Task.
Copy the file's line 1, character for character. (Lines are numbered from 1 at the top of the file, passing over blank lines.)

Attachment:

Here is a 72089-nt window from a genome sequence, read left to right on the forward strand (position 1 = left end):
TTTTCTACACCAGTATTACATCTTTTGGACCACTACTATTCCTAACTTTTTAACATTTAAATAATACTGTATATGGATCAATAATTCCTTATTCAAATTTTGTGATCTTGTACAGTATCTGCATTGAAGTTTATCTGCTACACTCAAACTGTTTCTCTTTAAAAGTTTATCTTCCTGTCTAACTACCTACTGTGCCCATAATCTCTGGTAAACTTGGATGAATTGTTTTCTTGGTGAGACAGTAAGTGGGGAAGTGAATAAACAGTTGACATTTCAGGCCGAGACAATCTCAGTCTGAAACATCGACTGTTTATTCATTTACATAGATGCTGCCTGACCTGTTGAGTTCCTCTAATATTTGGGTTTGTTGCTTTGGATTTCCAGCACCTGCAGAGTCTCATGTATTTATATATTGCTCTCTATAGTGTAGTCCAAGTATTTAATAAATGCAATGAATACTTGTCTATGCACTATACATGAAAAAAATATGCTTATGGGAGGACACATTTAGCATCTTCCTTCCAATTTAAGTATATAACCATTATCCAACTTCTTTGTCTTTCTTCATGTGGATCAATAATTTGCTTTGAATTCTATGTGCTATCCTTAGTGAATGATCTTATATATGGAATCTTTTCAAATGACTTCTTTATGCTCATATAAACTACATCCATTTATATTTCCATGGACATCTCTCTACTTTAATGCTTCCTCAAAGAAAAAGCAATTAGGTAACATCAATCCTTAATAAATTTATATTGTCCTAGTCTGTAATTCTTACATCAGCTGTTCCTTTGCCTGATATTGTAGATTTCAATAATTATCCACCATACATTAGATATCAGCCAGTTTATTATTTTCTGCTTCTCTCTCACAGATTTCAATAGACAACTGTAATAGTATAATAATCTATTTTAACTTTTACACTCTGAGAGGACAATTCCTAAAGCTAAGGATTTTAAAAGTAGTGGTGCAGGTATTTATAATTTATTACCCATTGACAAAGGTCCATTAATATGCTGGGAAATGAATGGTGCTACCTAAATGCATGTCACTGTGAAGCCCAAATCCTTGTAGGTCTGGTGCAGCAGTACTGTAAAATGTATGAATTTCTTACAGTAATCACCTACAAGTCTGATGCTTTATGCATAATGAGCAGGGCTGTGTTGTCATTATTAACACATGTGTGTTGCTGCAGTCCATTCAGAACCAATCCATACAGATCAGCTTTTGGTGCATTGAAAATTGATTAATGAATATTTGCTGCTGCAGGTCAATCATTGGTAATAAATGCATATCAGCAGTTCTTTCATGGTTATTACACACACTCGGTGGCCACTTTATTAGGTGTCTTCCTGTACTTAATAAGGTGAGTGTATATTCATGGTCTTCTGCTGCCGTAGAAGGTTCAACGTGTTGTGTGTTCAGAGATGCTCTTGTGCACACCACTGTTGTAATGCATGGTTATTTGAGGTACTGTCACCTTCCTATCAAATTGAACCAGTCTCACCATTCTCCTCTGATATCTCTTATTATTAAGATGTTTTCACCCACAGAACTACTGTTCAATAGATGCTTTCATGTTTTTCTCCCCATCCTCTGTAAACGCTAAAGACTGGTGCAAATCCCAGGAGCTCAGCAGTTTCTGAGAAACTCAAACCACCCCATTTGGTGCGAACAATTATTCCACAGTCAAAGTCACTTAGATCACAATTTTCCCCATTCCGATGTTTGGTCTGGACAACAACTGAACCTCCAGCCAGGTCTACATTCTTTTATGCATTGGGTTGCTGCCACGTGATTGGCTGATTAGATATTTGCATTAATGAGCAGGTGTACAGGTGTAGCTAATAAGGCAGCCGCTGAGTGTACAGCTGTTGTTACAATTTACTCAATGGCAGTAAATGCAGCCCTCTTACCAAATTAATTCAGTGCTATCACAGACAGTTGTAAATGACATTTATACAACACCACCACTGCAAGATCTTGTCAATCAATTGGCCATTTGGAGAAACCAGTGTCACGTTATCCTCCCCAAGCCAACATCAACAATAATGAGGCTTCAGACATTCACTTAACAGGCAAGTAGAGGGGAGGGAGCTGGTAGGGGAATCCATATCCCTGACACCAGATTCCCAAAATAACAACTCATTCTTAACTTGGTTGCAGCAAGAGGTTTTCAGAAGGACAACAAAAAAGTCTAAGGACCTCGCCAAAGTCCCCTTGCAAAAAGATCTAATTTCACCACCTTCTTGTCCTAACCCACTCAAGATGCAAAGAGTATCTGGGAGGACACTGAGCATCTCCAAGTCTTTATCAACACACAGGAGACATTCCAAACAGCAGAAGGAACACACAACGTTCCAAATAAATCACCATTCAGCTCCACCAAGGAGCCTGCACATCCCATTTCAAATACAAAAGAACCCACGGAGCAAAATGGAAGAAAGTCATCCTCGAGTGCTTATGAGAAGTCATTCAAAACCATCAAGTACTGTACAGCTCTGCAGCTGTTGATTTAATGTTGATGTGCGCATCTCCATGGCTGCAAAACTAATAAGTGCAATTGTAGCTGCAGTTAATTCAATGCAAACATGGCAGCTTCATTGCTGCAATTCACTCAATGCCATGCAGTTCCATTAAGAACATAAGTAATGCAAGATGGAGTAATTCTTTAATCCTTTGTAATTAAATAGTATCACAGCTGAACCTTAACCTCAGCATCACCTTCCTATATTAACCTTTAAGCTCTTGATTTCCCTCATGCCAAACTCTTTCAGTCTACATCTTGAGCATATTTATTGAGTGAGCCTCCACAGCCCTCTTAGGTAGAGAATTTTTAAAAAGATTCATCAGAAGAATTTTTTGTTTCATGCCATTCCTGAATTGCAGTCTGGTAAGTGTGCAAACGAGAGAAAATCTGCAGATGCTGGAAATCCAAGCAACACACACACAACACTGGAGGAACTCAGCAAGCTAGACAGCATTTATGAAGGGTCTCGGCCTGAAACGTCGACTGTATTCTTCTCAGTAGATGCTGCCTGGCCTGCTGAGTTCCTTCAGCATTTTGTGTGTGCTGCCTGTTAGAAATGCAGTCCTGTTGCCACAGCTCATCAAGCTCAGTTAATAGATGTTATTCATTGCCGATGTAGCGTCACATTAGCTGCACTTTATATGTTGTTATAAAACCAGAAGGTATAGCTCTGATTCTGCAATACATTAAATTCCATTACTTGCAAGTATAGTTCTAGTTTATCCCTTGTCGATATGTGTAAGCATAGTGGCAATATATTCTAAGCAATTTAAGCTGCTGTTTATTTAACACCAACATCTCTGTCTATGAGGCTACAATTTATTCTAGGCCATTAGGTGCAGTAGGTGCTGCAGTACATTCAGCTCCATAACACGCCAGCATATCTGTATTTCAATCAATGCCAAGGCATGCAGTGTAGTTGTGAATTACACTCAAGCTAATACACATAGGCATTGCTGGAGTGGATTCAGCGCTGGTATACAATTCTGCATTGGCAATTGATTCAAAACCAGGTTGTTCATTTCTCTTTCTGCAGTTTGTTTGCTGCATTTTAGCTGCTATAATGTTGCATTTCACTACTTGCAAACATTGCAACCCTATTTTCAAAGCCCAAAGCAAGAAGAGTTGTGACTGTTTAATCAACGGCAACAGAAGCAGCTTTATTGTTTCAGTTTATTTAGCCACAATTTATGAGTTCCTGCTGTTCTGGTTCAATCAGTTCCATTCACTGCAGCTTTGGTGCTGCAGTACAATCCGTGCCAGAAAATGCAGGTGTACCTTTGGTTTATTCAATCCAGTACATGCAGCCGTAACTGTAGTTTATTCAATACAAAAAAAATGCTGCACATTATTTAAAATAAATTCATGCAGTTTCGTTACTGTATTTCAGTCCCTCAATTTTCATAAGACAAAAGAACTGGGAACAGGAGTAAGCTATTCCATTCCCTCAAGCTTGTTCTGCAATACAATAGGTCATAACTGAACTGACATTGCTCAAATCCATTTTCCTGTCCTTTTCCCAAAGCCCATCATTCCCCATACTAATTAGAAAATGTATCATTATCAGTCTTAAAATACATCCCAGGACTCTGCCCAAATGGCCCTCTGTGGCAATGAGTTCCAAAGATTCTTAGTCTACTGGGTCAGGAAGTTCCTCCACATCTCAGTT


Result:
Here is a 72089-nt window from a genome sequence, read left to right on the forward strand (position 1 = left end):